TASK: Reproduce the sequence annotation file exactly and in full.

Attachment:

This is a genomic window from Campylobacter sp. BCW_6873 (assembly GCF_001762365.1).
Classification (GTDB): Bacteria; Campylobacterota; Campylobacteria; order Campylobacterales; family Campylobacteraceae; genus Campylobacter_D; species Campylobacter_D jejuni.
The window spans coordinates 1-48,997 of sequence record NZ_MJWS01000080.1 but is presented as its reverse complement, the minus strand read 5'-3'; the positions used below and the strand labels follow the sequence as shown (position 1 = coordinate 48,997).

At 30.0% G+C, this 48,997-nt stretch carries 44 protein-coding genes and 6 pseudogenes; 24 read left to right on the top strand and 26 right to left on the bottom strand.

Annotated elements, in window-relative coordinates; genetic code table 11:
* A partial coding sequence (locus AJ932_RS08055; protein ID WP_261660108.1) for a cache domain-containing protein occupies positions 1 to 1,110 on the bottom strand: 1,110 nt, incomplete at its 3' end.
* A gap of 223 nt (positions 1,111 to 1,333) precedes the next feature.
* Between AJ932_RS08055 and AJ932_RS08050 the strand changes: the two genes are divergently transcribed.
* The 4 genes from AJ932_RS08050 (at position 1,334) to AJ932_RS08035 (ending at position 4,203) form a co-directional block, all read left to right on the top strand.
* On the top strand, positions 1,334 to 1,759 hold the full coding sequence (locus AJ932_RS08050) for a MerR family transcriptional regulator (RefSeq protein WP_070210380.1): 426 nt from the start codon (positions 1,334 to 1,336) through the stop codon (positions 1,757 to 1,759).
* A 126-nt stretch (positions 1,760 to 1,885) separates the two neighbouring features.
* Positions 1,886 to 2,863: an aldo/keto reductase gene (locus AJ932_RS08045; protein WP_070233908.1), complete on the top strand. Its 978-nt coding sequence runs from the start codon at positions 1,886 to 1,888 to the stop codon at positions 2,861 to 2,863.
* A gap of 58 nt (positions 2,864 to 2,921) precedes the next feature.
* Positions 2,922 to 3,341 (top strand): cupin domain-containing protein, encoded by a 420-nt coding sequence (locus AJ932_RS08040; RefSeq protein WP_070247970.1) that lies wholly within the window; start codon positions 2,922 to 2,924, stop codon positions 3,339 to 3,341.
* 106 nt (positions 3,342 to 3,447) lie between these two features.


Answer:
This is a genomic window from Campylobacter sp. BCW_6873 (assembly GCF_001762365.1).
Classification (GTDB): Bacteria; Campylobacterota; Campylobacteria; order Campylobacterales; family Campylobacteraceae; genus Campylobacter_D; species Campylobacter_D jejuni.
The window spans coordinates 1-48,997 of sequence record NZ_MJWS01000080.1 but is presented as its reverse complement, the minus strand read 5'-3'; the positions used below and the strand labels follow the sequence as shown (position 1 = coordinate 48,997).

At 30.0% G+C, this 48,997-nt stretch carries 44 protein-coding genes and 6 pseudogenes; 24 read left to right on the top strand and 26 right to left on the bottom strand.

Annotated elements, in window-relative coordinates; genetic code table 11:
* A partial coding sequence (locus AJ932_RS08055; protein ID WP_261660108.1) for a cache domain-containing protein occupies positions 1 to 1,110 on the bottom strand: 1,110 nt, incomplete at its 3' end.
* A gap of 223 nt (positions 1,111 to 1,333) precedes the next feature.
* Between AJ932_RS08055 and AJ932_RS08050 the strand changes: the two genes are divergently transcribed.
* The 4 genes from AJ932_RS08050 (at position 1,334) to AJ932_RS08035 (ending at position 4,203) form a co-directional block, all read left to right on the top strand.
* On the top strand, positions 1,334 to 1,759 hold the full coding sequence (locus AJ932_RS08050) for a MerR family transcriptional regulator (RefSeq protein WP_070210380.1): 426 nt from the start codon (positions 1,334 to 1,336) through the stop codon (positions 1,757 to 1,759).
* A 126-nt stretch (positions 1,760 to 1,885) separates the two neighbouring features.
* Positions 1,886 to 2,863: an aldo/keto reductase gene (locus AJ932_RS08045; protein WP_070233908.1), complete on the top strand. Its 978-nt coding sequence runs from the start codon at positions 1,886 to 1,888 to the stop codon at positions 2,861 to 2,863.
* A gap of 58 nt (positions 2,864 to 2,921) precedes the next feature.
* Positions 2,922 to 3,341 (top strand): cupin domain-containing protein, encoded by a 420-nt coding sequence (locus AJ932_RS08040; RefSeq protein WP_070247970.1) that lies wholly within the window; start codon positions 2,922 to 2,924, stop codon positions 3,339 to 3,341.
* 106 nt (positions 3,342 to 3,447) lie between these two features.